Peace negotiation and mediation processes are standard approaches to ending armed conflicts. While the international system has put norms, structures and capacities in place to support these processes, how they are financed has not undergone a similar transformation. Funding is perceived as purely technical, though it is political in its implications and often complex in its […]
This project will address the long-term development challenges associated with the forced displacement that is a result, particularly, of the Syrian conflict, but also of other conflicts that have occurred or are on-going in the ESCWA region. In doing so, the project will support a track-II style process led by ESCWA with intellectual inputs. The […]
Anke Hoeffler is a Research Affiliate at ISDC. Her research is in the areas of development and security. She is one of the most widely cited social scientists and received an Alexander von Humboldt professorship, Germany’s highest award for international research. In February 2019 she left the University of Oxford and moved to the University […]
Andrej Smirnov is a Research Assistant at ISDC. His Research interest include the interaction between inequality and growth, migration and economics of conflict. At ISDC, Andrej works on the “Gendered Dimension of Forced Displacement” project and assists with data analysis in the “Life with Corona” survey. Previously Andrej held Research Assistant positions at DeZIM-Institute (German […]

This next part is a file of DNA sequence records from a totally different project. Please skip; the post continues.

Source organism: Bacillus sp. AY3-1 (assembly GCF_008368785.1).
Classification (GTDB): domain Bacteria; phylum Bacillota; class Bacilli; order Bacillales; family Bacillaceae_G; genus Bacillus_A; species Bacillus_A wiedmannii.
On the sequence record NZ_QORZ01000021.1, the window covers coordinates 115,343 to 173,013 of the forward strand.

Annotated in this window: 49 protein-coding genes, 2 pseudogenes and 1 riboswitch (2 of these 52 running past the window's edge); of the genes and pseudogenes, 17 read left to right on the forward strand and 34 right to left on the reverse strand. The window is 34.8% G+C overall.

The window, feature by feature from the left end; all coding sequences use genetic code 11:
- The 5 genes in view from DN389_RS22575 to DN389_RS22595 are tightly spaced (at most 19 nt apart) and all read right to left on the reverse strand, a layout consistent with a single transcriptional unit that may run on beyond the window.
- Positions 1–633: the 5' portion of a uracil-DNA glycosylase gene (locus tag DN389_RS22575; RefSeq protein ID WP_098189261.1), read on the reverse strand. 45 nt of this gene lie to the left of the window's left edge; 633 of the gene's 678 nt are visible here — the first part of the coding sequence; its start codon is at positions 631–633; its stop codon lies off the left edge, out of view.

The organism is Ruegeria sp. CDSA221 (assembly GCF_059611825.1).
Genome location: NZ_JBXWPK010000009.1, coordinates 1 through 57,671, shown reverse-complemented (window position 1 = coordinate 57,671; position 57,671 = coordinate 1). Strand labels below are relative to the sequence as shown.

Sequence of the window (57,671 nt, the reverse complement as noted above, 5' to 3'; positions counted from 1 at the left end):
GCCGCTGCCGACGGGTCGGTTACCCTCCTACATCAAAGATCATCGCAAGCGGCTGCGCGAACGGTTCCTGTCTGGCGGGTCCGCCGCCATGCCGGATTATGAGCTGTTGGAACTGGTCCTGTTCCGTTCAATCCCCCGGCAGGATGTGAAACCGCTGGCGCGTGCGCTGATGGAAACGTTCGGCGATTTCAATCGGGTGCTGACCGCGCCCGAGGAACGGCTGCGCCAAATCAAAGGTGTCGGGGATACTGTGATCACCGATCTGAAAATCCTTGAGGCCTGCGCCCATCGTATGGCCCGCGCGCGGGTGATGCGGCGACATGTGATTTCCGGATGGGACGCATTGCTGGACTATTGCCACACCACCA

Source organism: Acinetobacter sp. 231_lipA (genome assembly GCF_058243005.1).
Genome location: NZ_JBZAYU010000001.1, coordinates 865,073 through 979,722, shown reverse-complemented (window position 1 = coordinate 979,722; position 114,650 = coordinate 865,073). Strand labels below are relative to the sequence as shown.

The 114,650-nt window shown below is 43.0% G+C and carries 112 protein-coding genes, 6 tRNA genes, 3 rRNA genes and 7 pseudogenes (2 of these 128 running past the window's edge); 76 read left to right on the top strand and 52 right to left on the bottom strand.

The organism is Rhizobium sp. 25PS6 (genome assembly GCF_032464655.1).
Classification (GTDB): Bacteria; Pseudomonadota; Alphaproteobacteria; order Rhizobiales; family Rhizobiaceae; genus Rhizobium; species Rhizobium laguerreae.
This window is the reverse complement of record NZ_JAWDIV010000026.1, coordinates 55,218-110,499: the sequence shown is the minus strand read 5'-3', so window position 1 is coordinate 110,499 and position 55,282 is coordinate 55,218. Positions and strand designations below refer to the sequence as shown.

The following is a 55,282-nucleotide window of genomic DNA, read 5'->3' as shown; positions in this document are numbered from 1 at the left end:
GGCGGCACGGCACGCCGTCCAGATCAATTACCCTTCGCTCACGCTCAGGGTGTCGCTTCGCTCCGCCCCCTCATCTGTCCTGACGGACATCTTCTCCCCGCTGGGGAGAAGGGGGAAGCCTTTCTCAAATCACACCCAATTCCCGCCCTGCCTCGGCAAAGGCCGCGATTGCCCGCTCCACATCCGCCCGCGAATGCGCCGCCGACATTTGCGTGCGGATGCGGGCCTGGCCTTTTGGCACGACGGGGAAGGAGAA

Laura Peitz is a Researcher at ISDC and a PhD Researcher at The Hertie School in Berlin as part of the Berlin Graduate School for Global and Transregional Studies (BGTS). Her research interests include UN peacebuilding efforts, micro-level dynamics of violence, development finance, Multilateral Development Banks and private sector engagement in development. Among others, Laura […]
Alia is a research affiliate at ISDC and a micro-economist specialising in statistics and evidence-based decision making through the collection and analysis of household surveys, supporting national statistical systems, improving uptake of data and statistics, and analysing data and evidence rigorously and scientifically. She completed her PhD at the Institute of Development Studies, where she […]
Dr. Rebecca J. Wolfe is a Research Affiliate at ISDC. She is a lecturer at the Harris School for Public Policy at the University of Chicago, where she is an associate at the Pearson Institute for the Study and Resolution of Global Conflicts. She is a leading expert on political violence, conflict and violent extremism. […]
A multi-partner project that seeks to provide new theoretical insights and empirical evidence on how various forms of trust shape the relationship between economic inequality and governance.
We survey selected parts of the growing literature on the microeconomics of violent conflict, identifying where academic research has started to establish stylized facts and where methodological and knowledge gaps remain.
The project conducts a data gap analysis for SDG 16 in Uganda. It comprises a technical analysis of national data sources to identify data gaps at the indicator level, mapping existing processes of data generation, and suggesting recommendations to close the data gaps.
At least 350 million young people living in rural areas are exposed to conflict each year. Despite the disproportionate levels of exposure to violence this implies, surprisingly little is known about how rural young people experience conflict, and in turn, about the programmes that can help to mitigate associated adversities.